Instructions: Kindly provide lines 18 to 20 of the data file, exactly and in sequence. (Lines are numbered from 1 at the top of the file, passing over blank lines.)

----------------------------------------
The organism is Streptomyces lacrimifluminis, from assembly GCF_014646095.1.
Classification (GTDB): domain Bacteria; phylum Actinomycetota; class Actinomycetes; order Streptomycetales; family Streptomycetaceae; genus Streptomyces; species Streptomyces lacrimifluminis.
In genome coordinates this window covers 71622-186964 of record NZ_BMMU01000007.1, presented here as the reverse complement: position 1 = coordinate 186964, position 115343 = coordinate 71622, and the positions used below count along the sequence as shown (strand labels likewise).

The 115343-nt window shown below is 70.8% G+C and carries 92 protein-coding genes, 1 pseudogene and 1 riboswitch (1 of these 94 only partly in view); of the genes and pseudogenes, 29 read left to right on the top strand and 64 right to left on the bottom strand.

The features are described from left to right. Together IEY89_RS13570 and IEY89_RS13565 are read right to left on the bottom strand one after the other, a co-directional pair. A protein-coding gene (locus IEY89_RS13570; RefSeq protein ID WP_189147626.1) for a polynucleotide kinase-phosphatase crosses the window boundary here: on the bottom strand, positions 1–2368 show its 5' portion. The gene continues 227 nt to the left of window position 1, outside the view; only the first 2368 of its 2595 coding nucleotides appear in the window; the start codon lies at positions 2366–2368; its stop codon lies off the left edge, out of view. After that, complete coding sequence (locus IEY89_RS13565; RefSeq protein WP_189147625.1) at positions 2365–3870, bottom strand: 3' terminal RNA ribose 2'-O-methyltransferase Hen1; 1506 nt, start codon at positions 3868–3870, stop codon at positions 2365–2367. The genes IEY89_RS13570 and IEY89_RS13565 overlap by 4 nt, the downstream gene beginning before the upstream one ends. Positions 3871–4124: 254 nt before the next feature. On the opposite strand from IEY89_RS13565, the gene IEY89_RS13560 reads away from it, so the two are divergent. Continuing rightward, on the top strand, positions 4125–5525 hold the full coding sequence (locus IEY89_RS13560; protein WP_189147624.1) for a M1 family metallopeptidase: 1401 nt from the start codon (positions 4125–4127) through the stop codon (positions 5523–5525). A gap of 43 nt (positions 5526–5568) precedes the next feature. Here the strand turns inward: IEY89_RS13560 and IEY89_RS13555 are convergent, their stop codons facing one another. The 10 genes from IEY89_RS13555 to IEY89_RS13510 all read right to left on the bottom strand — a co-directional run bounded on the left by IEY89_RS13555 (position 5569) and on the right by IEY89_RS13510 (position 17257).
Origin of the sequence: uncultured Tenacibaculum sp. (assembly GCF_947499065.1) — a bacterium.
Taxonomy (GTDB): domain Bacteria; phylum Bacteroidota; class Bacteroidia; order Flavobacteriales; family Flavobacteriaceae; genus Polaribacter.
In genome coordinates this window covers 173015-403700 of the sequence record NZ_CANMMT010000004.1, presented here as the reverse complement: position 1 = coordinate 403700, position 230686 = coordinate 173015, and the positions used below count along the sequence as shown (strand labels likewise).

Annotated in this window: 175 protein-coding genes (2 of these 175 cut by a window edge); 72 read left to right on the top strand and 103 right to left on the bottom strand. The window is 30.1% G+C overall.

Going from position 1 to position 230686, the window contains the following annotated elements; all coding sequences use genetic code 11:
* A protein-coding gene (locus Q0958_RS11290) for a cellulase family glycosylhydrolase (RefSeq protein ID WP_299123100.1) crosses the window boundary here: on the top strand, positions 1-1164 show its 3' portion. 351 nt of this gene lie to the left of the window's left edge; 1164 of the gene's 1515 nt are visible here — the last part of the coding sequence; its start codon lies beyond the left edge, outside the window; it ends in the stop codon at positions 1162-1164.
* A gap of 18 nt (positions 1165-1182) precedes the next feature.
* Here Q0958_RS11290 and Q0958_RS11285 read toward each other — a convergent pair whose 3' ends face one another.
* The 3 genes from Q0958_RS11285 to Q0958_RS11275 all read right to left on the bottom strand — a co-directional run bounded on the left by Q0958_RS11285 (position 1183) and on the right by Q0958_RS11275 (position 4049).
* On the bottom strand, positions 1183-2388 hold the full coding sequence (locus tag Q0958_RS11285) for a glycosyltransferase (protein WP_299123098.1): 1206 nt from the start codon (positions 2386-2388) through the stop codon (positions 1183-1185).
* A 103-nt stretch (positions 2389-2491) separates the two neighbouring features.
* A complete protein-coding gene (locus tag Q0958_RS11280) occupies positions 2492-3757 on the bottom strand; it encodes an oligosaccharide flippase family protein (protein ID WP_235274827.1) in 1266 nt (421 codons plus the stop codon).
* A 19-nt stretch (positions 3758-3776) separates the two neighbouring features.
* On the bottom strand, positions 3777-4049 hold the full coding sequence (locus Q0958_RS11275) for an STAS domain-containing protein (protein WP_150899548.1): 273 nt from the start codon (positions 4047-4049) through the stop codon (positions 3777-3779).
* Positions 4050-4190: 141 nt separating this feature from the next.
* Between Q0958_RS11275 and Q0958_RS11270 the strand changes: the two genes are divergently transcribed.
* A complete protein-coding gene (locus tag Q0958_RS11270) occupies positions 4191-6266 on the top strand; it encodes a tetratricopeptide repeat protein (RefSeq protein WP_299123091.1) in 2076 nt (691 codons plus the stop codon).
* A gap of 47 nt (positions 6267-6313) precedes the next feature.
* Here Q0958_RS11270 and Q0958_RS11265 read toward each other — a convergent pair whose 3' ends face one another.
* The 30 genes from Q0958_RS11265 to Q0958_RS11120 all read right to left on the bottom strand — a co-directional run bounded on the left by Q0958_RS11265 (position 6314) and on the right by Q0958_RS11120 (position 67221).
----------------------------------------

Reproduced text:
* A 19-nt stretch (positions 3758-3776) separates the two neighbouring features.
* On the bottom strand, positions 3777-4049 hold the full coding sequence (locus Q0958_RS11275) for an STAS domain-containing protein (protein WP_150899548.1): 273 nt from the start codon (positions 4047-4049) through the stop codon (positions 3777-3779).
* Positions 4050-4190: 141 nt separating this feature from the next.